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Saturday, July 21, 2007

Senate Democrats foil attempt to bar 'Fairness Doctrine'

By Kara Rowland - The Washington Times - July 20, 2007
Senate Democrats last night beat back a Republican attempt to attach an anti-Fairness Doctrine bill as an amendment to education legislation.

The doctrine, a former requirement that broadcasters present opposing points of view on political issues, was scrapped in 1987 by the Federal Communications Commission, which said the policy restricted journalistic freedom. The bill by Sen. Norm Coleman, Minnesota Republican, would prevent the FCC from reinstating the doctrine.

"We live in an age of satellite radio, of broadband, of blogs, of Internet, of cable TV, of broadcast TV. There is no limitation on the ability of anyone from any political persuasion to get their ideas set forth," Mr. Coleman argued in support of the Broadcaster Freedom Act of 2007. "The public in the end will choose what to listen to."

By a vote of 49-48, senators voted not to consider Mr. Coleman's amendment after Sen. Edward M. Kennedy, Massachusetts Democrat, raised a point of order. Senate rules require 60 votes to waive a point of order.

An attempt by Mr. Coleman last week to attach his bill as an amendment to a defense authorization bill was similarly blocked by Sen. Richard J. Durbin, Illinois Democrat.

In a swipe at Mr. Coleman, Mr. Kennedy accused sponsors of unrelated amendments of delaying passage of the education bill and "basically insulting the families of this country."

Mr. Coleman countered by linking a prohibition of the Fairness Doctrine to education.

"This bill is about educating young people," he said. "Well, let them have unfettered access to information."

The Fairness Doctrine has been a hot topic in the last month after a liberal think tank on June 20 concluded that political talk radio is "dominated" by conservatives 9-to-1. The report, by the Center for American Progress, said the talk-radio landscape does not serve all Americans.

Air America, a prominent liberal talk-radio network, was bailed out of bankruptcy in January by real estate tycoon Stephen L. Green.

Days after the release of the Center for American Progress report, Sen. James M. Inhofe, Oklahoma Republican, shared a conversation he said he overheard three years earlier between Democratic Sens. Hillary Rodham Clinton of New York and Barbara Boxer of California, in which the women called for a "legislative fix" to counter the influence of "extremist" talk-radio hosts. Mrs. Clinton and Mrs. Boxer denied the conversation took place.

While the current Republican-led FCC poses no threat of reinstating the Fairness Doctrine, Republicans in both the House and Senate were quick to introduce bills that would prohibit a future Democrat-led agency from doing so. In the House, Rep. Mike Pence, Indiana Republican, has 135 co-sponsors of his version of the Broadcaster Freedom Act.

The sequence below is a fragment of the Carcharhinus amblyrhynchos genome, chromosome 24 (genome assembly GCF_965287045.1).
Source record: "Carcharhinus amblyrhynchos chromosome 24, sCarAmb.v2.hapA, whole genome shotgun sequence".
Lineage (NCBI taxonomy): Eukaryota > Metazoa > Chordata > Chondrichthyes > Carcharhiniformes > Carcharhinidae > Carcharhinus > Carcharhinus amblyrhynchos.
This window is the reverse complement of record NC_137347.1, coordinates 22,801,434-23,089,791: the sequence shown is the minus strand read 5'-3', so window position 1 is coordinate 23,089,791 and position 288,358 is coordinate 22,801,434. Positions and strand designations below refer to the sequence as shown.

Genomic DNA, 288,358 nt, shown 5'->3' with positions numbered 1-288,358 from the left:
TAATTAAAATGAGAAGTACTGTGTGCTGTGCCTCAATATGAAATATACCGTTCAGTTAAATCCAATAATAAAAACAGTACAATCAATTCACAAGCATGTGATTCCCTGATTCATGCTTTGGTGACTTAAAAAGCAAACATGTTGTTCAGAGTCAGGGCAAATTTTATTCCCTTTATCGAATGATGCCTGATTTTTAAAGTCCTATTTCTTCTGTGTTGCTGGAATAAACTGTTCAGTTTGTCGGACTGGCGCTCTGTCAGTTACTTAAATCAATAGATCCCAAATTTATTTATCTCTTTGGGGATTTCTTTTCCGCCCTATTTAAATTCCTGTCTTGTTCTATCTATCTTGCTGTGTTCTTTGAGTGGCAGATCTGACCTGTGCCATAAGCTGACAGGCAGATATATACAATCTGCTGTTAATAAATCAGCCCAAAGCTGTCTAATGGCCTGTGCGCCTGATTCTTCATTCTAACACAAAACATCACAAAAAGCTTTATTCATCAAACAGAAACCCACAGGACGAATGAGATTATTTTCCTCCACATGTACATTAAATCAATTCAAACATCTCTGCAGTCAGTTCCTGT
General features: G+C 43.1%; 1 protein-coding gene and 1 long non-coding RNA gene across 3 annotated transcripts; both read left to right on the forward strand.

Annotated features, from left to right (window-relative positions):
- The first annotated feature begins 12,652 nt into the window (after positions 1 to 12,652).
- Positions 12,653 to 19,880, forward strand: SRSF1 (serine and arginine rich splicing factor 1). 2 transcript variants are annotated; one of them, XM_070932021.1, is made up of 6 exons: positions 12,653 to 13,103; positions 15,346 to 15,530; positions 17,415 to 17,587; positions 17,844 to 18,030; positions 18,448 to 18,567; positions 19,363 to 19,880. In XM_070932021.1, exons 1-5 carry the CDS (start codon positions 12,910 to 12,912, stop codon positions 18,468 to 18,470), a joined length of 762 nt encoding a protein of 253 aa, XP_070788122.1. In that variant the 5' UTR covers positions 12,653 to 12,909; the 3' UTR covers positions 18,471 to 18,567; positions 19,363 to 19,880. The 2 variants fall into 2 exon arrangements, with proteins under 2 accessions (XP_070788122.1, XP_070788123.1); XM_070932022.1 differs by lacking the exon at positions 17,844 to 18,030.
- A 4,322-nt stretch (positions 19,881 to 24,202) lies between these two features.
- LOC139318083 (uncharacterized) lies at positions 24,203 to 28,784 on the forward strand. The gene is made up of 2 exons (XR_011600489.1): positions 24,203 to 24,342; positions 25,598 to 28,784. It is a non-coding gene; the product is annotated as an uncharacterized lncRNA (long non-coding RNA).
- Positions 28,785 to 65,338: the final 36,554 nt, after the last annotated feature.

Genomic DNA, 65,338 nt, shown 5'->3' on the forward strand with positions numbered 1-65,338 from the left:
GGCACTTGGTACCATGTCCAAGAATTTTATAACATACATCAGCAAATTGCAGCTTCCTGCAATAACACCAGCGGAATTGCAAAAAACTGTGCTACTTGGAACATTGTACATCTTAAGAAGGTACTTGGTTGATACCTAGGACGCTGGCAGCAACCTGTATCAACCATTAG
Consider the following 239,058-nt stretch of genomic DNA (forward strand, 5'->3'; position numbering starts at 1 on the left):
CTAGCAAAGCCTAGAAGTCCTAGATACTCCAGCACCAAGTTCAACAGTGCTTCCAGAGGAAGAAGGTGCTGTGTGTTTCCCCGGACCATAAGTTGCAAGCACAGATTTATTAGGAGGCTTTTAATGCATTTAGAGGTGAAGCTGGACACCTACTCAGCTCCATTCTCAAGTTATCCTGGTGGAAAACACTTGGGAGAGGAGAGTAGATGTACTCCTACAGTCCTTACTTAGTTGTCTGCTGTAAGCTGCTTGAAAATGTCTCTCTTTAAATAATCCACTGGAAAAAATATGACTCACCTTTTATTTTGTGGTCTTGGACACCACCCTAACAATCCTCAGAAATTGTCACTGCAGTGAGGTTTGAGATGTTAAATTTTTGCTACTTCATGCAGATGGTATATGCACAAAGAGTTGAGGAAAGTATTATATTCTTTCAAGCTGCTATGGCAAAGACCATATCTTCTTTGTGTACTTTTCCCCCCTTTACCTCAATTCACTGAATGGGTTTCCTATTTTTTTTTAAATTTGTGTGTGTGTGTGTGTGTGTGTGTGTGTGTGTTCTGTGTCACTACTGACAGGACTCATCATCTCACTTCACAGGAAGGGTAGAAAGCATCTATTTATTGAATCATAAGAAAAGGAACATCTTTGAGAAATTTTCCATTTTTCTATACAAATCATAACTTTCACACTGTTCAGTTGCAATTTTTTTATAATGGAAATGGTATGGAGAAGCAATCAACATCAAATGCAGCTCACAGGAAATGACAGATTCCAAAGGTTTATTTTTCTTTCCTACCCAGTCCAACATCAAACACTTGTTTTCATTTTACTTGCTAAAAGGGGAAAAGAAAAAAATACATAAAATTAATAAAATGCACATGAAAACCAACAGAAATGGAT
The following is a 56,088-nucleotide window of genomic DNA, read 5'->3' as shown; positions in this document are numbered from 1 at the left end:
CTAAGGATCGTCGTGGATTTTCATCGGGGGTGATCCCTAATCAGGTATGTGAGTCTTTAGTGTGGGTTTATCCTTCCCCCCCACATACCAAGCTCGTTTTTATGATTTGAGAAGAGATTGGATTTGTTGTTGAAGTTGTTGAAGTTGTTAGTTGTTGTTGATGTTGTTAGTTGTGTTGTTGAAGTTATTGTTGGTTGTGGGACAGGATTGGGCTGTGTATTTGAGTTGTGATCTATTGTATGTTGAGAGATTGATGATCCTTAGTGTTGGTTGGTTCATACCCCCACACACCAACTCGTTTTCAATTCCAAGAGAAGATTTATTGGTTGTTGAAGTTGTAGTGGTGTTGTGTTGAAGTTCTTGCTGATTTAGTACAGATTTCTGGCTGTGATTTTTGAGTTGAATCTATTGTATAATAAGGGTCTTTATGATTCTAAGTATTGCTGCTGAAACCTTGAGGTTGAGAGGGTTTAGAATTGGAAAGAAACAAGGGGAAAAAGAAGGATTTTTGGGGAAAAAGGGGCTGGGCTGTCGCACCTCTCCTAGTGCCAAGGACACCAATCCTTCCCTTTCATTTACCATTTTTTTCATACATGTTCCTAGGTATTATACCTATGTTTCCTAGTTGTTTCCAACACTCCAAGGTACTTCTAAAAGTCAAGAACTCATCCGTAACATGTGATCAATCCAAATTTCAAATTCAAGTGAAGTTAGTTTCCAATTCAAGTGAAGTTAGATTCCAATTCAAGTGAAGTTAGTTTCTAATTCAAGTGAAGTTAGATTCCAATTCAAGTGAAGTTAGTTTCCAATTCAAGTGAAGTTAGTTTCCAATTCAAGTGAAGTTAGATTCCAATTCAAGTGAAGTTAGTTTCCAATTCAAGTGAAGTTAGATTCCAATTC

Mark S. Fowler, the former FCC chairman who led the charge to shelve the doctrine prior to its later repeal, said calls for its revival are "unacceptable."

Asked whether there is any viable chance of the policy being reinstated, Mr. Fowler told editors and reporters at The Washington Times yesterday: "I don't think so; I hope not."

"The electronic press that uses electrons and airwaves should be as free as the press that uses ink and paper, period," he said.

He asserted that lawmakers who say the doctrine is in the public interest are "politicians trying to control part of the press. To say the airwaves belong to the people — all these reasons they use to regulate are excuses. They're not reasons."

Meanwhile yesterday, the Senate Committee on Science, Commerce and Transportation approved the "Protecting Children From Indecent Programming Act," a bill that reaffirms an FCC policy on so-called "fleeting expletives."
Under the bill — sponsored by Sen. John D. Rockefeller IV, West Virginia Democrat — the commission can penalize broadcasters for airing a single indecent word or image. The legislation comes more than a month after a federal court invalidated the policy as an "arbitrary and capricious" departure from previous policy and instructed the agency to either show further justification for it or eliminate it.

Mr. Rockefeller said he plans to introduce legislation to curb violent programming on broadcast, cable and satellite television. The FCC only has authority over broadcast content.
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